How can I prepare my home and neighborhood for a wildfire?

University experts caution actions taken by homeowners before a fire ever starts play a critical role.

A home completely engulfed in fame

Communities and homeowners can live more safely with the threat of wildfire by taking action before one starts. Photo by Cooperative Extension.

How can I prepare my home and neighborhood for a wildfire?

University experts caution actions taken by homeowners before a fire ever starts play a critical role.

Communities and homeowners can live more safely with the threat of wildfire by taking action before one starts. Photo by Cooperative Extension.

A home completely engulfed in fame

Communities and homeowners can live more safely with the threat of wildfire by taking action before one starts. Photo by Cooperative Extension.

Many Nevadans believe the proper response to the threat of wildfire occurs once one starts and that the proper response is firefighters and firefighting equipment. While firefighters and equipment are a crucial part of protecting communities during a wildfire, actions taken by homeowners before a fire ever starts play a critical role.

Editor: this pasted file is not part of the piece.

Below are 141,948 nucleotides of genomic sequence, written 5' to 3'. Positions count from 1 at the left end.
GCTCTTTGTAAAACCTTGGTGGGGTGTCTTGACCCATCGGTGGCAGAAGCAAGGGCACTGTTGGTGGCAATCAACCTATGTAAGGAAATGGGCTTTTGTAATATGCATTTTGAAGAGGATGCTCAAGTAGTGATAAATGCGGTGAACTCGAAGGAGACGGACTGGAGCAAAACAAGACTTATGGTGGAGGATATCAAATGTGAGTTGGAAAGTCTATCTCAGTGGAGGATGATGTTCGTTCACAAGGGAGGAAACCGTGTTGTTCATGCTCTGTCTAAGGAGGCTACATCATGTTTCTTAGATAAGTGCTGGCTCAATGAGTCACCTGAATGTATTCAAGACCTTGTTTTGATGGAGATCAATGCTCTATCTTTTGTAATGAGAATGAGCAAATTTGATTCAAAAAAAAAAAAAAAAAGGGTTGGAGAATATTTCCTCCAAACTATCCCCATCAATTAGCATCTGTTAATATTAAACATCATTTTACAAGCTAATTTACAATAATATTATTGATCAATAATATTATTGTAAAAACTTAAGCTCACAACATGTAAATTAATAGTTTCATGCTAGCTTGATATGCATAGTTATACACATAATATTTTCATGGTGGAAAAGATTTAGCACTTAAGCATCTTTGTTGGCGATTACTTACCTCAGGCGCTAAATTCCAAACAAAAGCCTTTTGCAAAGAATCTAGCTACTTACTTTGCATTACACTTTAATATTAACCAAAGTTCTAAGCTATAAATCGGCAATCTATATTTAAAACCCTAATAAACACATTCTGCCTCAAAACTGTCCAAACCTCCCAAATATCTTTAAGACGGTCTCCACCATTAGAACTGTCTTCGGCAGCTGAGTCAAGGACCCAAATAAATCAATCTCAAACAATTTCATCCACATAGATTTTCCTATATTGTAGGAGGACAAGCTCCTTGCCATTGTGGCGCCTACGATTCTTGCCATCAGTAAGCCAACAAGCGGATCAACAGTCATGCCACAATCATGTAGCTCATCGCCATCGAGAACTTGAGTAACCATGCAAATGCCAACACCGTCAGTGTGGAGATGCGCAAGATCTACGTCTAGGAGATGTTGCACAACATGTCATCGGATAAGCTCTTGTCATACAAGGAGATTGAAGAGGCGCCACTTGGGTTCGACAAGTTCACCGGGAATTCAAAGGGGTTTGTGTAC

Preparing for wildfire includes a variety of actions, including removing ornamental juniper shrubs located next to the house; planting an irrigated, well-maintained flowerbed of annual and perennial flowers there instead; moving the firewood stack to at least 30 feet away from buildings; and replacing an untreated wood shake roof with a Class A fire-rated type.

Pre-fire actions like these fall into five categories:

  • Defensible Space: Proper management of vegetation adjacent to the home reduces the wildfire threat.
  • Built Environment: Appropriate home construction and maintenance resists ignition.
  • Community Protection: Well-designed fuelbreaks and identification of safe areas protect the community.
  • Access: Good access helps emergency responders arrive in a timely and safe manner.
  • Evacuation: Prepared communities can evacuate safely and effectively.

When deciding which pre-fire actions to implement to prepare the home and community for wildfire, a good place to begin is with a Community Wildfire Protection Plan. Homeowners and communities should contact their local fire agency or the Nevada Division of Forestry to initiate their plan's development. Once completed and approved, the plan can also improve the community's competitive edge in acquiring grant funds to implement their plans.

To learn more about preparing the home and community for a wildfire, visit University of Nevada Cooperative Extension's Living With Fire website.


Ed Smith is an emeritus associate professor and natural resource specialist and Ashley Andrews is a communications specialist with Cooperative Extension. For more information on Living With Fire, contact the program's manager and outreach coordinator, Jamie Roice-Gomes, at 775-336-0261.


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